Tires. We don’t think about them all that much unless a) we have a flat; b) we have to buy new ones; or c) the summer tires just aren’t cutting it in the winter, or vice versa. But tires are a big deal in the environment, because we produce — and discard — so many of them. In 2009, the most recent year available, we generated 296 million scrap tires, with passenger cars accounting for 189 million of them.

The good news is that we’re “repurposing” 80 percent of our scrap tires today. Remember the famous tire mountains? Well, they’re mostly gone now. According to Michael Blumenthal, vice presiden
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Study Chides U.S. Over Loan Default by Solar Business

N.Y. Times -- Long before the Energy Department lost $68 million on Abound Solar, a manufacturer that went bankrupt two years ago, it should have known that the company’s chance of repaying the loan it had guaranteed was deteriorating, according to a report by the department’s inspector general.

The damning report was issued as the Obama administration prepared to offer as much as $8 billion in additional loan guarantees.

The loan guarantee program has been a magnet for criticism since the failure of Solyndra in 2011; that company took $528 million in loans guaranteed by the Energy Department.

The new report, released on Thursday, focused on loan guarantees extended to Abound Solar, which was initially offered $400 million. When the company missed several production milestones, the department cut off  (go to article)

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Fermi 2 goes offline indefinitely

Energy Central -- DTE Energy took its Fermi 2 nuclear plant in northern Monroe County offline today for an indefinite amount of time.

The utility said it needs to replace one of the plant's two main transformers.

Guy Cerullo, DTE spokesman, said the faulty transformer "was not working correctly after restart following the recent refueling outage."

The plant's reactor was shut down in February for normal refueling, a process that happens at nuclear plants once every 18 to 24 months.

The frequency depends on the uranium in each plant's reactor fuel.

Problems kept operators from bringing Fermi 2 back to full power after restart.

So DTE officials chose to shut down the plant and replace the malfunctioning transformer.

Transformers are in a nonnuclear part of the plant, separate from the...  (go to article)

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Historic irony? Iran to splash $20 billion on joint oil fields with Iraq

Al Bawaba -- Iran will invest over $20 billion in development of the oil fields it shares with Iraq, IRNA reported on Wednesday.

Iran’s Oil Ministry is planning to increase oil extraction from joint oilfields with Iraq by one million barrels per day (bpd) in the current Iranian calendar year, which started on March 21, 2014.

Iran shares oil and gas fields with most of its neighbors, including Iraq, Kuwait, Qatar, as well as Oman and Turkmenistan.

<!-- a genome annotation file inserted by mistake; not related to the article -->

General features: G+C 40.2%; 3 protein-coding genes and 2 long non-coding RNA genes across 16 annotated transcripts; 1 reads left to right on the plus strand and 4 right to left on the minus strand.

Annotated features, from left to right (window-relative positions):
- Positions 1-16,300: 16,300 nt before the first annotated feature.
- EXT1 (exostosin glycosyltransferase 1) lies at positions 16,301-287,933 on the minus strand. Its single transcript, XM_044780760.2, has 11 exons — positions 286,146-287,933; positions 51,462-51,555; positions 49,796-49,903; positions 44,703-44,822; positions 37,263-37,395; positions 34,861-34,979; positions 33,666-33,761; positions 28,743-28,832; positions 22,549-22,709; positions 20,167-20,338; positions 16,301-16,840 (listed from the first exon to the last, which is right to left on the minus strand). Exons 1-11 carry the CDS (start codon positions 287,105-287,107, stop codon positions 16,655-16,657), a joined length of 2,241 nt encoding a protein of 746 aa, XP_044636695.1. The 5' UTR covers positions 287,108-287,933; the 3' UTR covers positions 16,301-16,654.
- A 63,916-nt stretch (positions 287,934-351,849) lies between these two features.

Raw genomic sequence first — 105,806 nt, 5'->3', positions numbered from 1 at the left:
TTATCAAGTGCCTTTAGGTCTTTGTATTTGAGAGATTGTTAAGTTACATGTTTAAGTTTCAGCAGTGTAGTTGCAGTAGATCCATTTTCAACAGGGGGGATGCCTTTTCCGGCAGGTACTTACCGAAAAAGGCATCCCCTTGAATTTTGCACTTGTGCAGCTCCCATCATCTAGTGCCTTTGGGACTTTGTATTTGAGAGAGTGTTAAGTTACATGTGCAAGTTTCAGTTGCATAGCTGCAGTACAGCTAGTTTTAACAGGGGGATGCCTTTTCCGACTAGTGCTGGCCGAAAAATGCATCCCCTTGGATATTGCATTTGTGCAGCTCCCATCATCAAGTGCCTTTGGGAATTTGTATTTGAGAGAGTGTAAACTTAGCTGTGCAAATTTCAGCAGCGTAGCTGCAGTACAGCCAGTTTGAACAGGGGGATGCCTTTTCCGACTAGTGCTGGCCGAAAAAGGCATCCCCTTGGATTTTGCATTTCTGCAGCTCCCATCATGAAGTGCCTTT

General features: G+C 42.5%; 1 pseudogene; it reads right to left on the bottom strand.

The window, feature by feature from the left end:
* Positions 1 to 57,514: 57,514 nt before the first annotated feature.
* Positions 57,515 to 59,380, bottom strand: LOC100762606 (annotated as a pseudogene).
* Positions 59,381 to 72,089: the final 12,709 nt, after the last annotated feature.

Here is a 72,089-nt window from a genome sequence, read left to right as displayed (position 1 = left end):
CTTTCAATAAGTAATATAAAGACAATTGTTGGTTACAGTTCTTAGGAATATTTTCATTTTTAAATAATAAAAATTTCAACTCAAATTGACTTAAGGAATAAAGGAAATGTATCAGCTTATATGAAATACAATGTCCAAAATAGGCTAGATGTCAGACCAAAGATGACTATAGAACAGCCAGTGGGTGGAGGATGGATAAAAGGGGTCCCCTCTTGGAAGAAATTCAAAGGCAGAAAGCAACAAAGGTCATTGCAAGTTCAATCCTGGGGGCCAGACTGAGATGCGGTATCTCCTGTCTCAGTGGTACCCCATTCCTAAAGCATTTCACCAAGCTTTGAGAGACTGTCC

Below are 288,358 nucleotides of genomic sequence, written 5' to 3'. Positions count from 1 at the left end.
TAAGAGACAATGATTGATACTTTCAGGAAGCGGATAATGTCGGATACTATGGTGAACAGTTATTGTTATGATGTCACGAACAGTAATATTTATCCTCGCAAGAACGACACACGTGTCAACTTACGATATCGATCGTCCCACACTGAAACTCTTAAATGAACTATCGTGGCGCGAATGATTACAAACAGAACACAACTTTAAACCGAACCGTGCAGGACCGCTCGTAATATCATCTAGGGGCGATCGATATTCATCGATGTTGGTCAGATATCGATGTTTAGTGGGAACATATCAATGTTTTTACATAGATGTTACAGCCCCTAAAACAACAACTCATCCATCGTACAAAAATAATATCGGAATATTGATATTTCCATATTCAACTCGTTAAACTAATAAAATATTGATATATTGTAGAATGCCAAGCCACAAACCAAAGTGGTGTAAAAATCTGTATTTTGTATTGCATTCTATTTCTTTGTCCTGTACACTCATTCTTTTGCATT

Iran shares Yadavaran, Azadegan, and Azar oilfields with Iraq.

Based on studies, there are 23 joint hydrocarbon fields between Iran and Iraq which are divided into exploration, development and production categories.

On April 6, Iranian Oil Minister Bijan Namdar Zanganeh said Iran’s crude oil output is forecast to increase by about...
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VW recalls 26,000 '14 cars for fire risks

The Detroit News -- Volkswagen AG said it will recall 26,452 2014 Jetta, Beetle, Beetle Convertible, and Passat cars with a 1.8T engine and torque converter automatic transmission. VW told the National Highway Traffic Safety Administration that the O-ring seals between the oil cooler and the transmission may leak fluid, which could come in contact with a hot surface and result in a vehicle fire.

The automaker said it first had a report of leaking fluid in a car that arrived at a port on March 14. VW said it is unaware of any crashes or fires related to the issue.

VW dealers stopped sales on April 8 as the company investigated the issue.  (go to article)

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How A Drop of Seawater on Graphene Generates Electricity

IFLS Newsletter -- Researchers in China have created electricity by dragging a drop of seawater across a strip of graphene -- the insanely conductive, super thin, wonder material.



Ever since the early 19th century, scientists have known that an electric potential can be generated by simply driving an ionic liquid -- fluids with charged ions in it, like water or sodium chloride solution -- through channels or holes under a pressure gradient. The latest in hydroelectric power involves generating voltage by immersing carbon nanotubes in flowing liquids. But scientists have never quite figured out exactly how this happens -- and generating electricity without a pressure gradient remains a challenge.



Now, Wanlin Guo and colleagues from Nanjing University of Aeronautics and Astronautics produced a few mi  (go to article)

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Here’s How Toyota Made Its Engines More Efficient [Video]

AutoEvolution -- As you may have heard, Toyota just revealed two new thermal efficient gasoline engines. They don’t exceed a capacity bigger than 1.3-liters but the automaker said they are 10 percent more fuel efficient and almost as fuel efficient as hybrid powertrains. But how did the engineers made this possible?

First of all, Toyota wanted its engineers to work and communicate in harmony, so the company raised a whole new building called The Unit Center. Here, engineers were assigned with one single task - improve their engines’ thermal efficiency.